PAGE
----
Content Writer, Centre for Systems Solutions
External Relations Officer, International Institute for Applied Systems Analysis (IIASA); Internal Director, Science & Policy Exchange
International Students’ Commissioner, the Canadian Federation of Students
Medical Writer; Treasurer, Science & Policy Exchange; Chair Grants Committee, Canadian Science Policy Centre (CSPC)
PhD candidate, Geography, University of Calgary
Public Forum Coordinator, Science Policy Exchange
The Paris Agreement, the Conference of the Parties, and the Sustainable Development Goals are just a few of the numerous international initiatives demonstrating an increasingly recognized need and global commitment to address emerging crises. These crises call for redoubled and orchestrated social efforts to achieve sustainability and address the claims of youth and vulnerable groups. There is a critical role for scientific evidence in order to accelerate these changes and lead to greater efficiency in decision and policy making
The governance of global issues calls for an inclusive and responsive science, which takes into account the variety of knowledge sources. For example, evidence on climate change and climate change responses is dominantly produced in the global North. Conversely, solutions proposed seldom succeed in receiving the support of local communities that are often the most impacted by climate change.
We can define the science-policy-society interface as scientists and policy makers coming together to work and engage with local communities. This tripartite dialogue aims to understand on-the-ground realities that affect the local population and provide solutions that also address the concerns of the communities. Although the intrinsic and natural connection between science, policy and society has been largely documented, the implementation of socially supported evidence-informed decision-making remains weak and geographically uneven. This gap calls for developing innovative ways to build capacity, which elevates the central role of science-policy-society frameworks and create value and legitimacy along the decision and policy making processes.
Well-functioning science-policy-society interfaces are dynamic ecosystems of organizational arrangements and processes that serve to structure the relationships of diverse actors around difficult policy problems. They are complex interfaces that rely on the range of actors, plurality of perspectives and (sometimes opposing) social values rendering capacity building in the interface challenging.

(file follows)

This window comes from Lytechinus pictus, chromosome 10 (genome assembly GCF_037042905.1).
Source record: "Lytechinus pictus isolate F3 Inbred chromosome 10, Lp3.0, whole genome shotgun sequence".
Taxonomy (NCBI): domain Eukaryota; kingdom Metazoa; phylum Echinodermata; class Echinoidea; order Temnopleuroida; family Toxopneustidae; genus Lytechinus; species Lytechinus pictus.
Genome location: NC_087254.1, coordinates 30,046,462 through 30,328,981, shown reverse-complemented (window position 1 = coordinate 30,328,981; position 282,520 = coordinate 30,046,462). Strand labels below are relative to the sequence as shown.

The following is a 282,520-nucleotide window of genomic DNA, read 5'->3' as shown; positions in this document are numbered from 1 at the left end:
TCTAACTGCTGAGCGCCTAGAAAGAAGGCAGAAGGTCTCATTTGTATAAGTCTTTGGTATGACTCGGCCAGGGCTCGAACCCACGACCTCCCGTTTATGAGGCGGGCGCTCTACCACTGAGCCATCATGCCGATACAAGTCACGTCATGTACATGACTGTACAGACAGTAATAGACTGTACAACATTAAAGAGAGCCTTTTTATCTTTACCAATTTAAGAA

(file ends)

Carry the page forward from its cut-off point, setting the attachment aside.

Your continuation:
Science-policy simulations consist in various activities or tasks through which participants experience and understand the complexities of negotiations and policy development between stakeholders of the science-policy-society interface. As such, they constitute an effective and flexible capacity building tool for both young researchers and policy makers.
Science-policy simulations are moderated, interactive activities where a group of individuals meet to exchange ideas and perspectives between each other. At first glance, they resemble multiplayer games. Each participant selects a science-and-policy role from a predefined pool and enters a fictional world. The world is modeled after and informed by real places, events, and issues. There, the participants interact with one another in various ways. But science-policy simulations differ from games in one crucial aspect: there is no specified, final goal that concludes them. On the contrary - achieving a goal is made difficult by design. Often, the gameplay has a time limit and consists of a series of negotiations over a few contentious points. The points all concern a specific challenge, for example the future of the Arctic. Each participant enters the negotiations with their own agenda. But like in real life, not all of the agendas are in alignment. In these circumstances, everyone tries to work out the best deal for themselves. The time pressure, the conflicting agendas, and uncertainty combine to create a lifelike impression of the decision-making process. Social simulations allow participants to experience and practice this process from the inside. It is a novel and effective method that can be used to tackle various pressing challenges.